NEW YORK (AP) — Here’s a little lottery math for you.
With the NBA’s worst record, the New Jersey Nets actually had a better probability of picking fourth in the draft than first.
The Minnesota Timberwolves will be No. 4, which is exactly where the odds said they should be, despite starting in the No. 2 spot in the lottery.
“Somewhere there’s some mathematician from MIT and this all makes sense to him or her,” Timberwolves president David Kahn said. “It doesn’t make sense to me as to why we were supposed to be No. 4 in terms of the greatest odds.”
That’s the lottery: sometimes criticized, often confusing and apparently here to stay.
The Washington Wizards won Tuesday’s event and the Nets ended up third, the sixth straight year the team that needed the most help didn’t get it. So it’s easy to say the system doesn’t work.
Except the lottery wasn’t set up to help bad teams get better.
It was created so teams couldn’t get the No. 1 pick just by losing on purpose to finish with the worst record. That’s why no matter what Nets fans were saying after their disappointment, the league can counter that no overhaul is necessary.
“For us, it works well,” commissioner David Stern said before the lottery. “It’s taking care of the main reason for which it was enacted.”
The team with the worst record hasn’t won the lottery since 2004, when the Orlando Magic eventually selected Dwight Howard. The Nets shrugged off their loss, with new owner Mikhail Prokhorov noting Wednesday that Michael Jordan was a No. 3 pick.
Not everyone can remain calm, however. Jerry West, then running the Memphis Grizzlies, was fuming after his team had the worst record but tumbled to fourth in the 2007 lottery, missing the chance to make the call on the Greg Oden-Kevin Durant debate.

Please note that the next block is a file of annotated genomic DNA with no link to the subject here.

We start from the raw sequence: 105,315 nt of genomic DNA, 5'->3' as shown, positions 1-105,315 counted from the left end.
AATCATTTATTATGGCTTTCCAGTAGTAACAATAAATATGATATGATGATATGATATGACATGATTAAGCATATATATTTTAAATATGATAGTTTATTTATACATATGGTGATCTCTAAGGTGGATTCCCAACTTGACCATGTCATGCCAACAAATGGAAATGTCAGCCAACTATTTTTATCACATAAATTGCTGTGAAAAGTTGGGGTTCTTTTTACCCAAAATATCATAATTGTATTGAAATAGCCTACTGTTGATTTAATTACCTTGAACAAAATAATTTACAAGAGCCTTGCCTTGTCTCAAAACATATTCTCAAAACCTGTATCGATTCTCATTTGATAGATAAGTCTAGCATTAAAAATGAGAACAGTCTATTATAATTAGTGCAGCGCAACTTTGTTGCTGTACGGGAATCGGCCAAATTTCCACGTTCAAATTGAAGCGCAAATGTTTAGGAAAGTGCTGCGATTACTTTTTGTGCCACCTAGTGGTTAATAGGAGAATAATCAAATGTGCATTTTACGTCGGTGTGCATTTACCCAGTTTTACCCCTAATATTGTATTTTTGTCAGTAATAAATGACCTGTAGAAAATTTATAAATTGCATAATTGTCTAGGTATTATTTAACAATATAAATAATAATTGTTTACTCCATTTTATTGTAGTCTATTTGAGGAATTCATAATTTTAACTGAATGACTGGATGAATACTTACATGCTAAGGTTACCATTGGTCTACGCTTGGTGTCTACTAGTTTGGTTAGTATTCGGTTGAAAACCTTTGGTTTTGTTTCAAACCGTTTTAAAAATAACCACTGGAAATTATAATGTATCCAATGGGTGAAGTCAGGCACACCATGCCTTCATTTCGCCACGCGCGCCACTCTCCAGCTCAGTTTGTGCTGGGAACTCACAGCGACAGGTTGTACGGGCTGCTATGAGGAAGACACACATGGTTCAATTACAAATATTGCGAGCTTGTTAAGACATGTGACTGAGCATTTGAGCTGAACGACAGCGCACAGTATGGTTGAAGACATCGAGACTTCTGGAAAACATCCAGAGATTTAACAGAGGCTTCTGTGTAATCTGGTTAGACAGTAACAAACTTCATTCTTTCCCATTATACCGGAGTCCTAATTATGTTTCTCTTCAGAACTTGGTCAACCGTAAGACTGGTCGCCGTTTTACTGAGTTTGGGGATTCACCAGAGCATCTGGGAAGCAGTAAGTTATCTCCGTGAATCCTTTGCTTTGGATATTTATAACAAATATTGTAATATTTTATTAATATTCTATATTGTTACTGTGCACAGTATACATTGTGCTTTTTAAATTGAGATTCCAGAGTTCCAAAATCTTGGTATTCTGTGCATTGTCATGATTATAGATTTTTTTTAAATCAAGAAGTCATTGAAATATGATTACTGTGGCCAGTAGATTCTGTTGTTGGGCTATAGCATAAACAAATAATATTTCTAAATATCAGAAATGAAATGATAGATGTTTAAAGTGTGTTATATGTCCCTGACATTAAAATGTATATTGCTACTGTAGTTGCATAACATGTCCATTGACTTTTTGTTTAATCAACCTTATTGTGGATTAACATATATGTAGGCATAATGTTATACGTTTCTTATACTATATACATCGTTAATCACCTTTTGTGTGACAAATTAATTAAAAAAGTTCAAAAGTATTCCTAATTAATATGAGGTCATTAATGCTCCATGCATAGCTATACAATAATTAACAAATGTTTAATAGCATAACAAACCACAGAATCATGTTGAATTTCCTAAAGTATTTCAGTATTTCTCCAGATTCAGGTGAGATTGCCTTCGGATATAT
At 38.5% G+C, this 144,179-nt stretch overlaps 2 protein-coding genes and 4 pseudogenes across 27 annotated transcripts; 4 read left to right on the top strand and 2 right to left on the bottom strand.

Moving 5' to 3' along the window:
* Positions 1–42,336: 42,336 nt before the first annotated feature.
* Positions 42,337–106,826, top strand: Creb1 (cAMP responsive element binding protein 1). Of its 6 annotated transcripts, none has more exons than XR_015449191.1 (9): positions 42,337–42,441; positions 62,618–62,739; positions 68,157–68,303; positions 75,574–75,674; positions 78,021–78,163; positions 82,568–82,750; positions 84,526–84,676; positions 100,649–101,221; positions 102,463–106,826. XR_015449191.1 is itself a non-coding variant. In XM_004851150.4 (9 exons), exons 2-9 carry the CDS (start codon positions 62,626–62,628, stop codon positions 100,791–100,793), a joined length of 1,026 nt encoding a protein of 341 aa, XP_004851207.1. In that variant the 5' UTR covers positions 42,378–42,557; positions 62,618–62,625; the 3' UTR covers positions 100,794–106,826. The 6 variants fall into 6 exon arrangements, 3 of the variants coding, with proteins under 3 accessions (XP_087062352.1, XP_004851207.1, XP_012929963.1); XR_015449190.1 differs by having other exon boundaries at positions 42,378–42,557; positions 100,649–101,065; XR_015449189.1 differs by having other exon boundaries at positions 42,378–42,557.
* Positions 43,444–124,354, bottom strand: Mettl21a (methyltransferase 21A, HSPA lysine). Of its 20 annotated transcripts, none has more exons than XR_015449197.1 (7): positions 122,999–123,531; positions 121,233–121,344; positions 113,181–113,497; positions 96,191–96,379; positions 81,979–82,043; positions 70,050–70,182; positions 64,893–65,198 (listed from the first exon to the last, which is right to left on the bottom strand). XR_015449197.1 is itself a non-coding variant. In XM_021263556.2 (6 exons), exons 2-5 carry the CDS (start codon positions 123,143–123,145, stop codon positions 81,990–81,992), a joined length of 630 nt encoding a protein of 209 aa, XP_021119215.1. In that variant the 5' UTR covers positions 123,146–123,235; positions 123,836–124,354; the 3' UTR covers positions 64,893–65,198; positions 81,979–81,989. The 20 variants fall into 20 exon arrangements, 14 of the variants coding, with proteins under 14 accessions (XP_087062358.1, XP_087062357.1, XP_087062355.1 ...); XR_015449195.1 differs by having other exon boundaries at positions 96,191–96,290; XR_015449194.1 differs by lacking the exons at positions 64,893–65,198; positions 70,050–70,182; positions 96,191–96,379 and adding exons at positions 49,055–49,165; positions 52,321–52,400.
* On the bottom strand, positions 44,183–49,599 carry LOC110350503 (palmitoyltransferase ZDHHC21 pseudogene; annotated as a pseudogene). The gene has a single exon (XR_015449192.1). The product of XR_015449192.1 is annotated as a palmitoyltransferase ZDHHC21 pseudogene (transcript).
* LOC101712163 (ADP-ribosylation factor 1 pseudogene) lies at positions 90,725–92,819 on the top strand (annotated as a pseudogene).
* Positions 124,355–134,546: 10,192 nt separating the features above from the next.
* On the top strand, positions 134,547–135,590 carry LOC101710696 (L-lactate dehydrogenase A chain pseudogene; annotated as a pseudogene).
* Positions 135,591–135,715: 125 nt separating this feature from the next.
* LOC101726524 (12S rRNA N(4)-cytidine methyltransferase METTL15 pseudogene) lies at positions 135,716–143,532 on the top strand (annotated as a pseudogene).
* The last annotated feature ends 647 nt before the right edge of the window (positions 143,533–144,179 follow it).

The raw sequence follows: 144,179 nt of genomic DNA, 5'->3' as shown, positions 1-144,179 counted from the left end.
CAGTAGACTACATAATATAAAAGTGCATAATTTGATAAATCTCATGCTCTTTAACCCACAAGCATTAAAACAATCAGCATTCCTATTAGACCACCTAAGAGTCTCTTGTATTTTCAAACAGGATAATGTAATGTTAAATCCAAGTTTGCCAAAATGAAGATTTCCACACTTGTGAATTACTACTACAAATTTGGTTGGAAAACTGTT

“I understand why the process was implemented, meaning I understand the need to police teams that at the end of the season aren’t trying,” Kahn said. “But having said that, I see the flip side, too. I think this would always be much worse where if this was one of those years that there was truly a transformative player at No. 1 as there have been a mere handful of times.”
The lottery has undergone several changes since it was first used in 1985. A weighted system was implemented in 1989, and it was further tweaked starting with the ’94 lottery to give the worst team an even better chance of winning, after the Magic vaulted to the top spot in ’93 despite barely missing the playoffs.
That was one of Orlando’s three wins with senior vice president Pat Williams representing them. Just don’t ask him to describe how he’s been so lucky.
“I have a masters, two doctorates, I’ve written 62 books, but if you ask me how that lottery thing works, my brain would explode,” he said.
Even without that luck — the Magic celebrate their success with a pingpong ball in their trophy case — Williams said he would support the lottery, calling it a “temptation defuser” for those teams who might otherwise tank, as Houston appeared to do late in the 1983-84 season. (Williams said the Rockets “not so subtly basically packed it in for the last month.”)
“You felt sorry for the Nets yesterday,” Williams said Wednesday. “You say that doesn’t seem right, but in the overall picture for 25 years, this thing is designed to make teams play hard all year.”
The Nets had a 25 percent chance of finishing first, yet a 35.8 percent chance of landing at No. 4. The Timberwolves had a 31.9 percent chance of ending up fourth, far better than the 18.8 percent odds of staying at No. 2 with a 15-67 record that was better only than New Jersey’s 12-70 mark.
The other two teams that started the night in the top four also fell back. Sacramento slipped from third to fifth and Golden State went from fourth to sixth.
Kahn wasn’t complaining, having previously said he’d be prepared for whatever happened. But the Wolves could hardly be blamed if they were bitter, having now fallen in more than half of their 13 lottery appearances. The Kings have lost ground two years in row, falling to fourth in 2009 when they had the best shot at No. 1 — though they did end up with Rookie of the Year Tyreke Evans.
Yet for whatever anger it occasionally creates, it seems the system will stay. Stern said little came from a presentation on the lottery by league president of operations Joel Litvin to the league’s board of governors last month.
“There did not seem to be any appetite for a change at this time,” Stern said.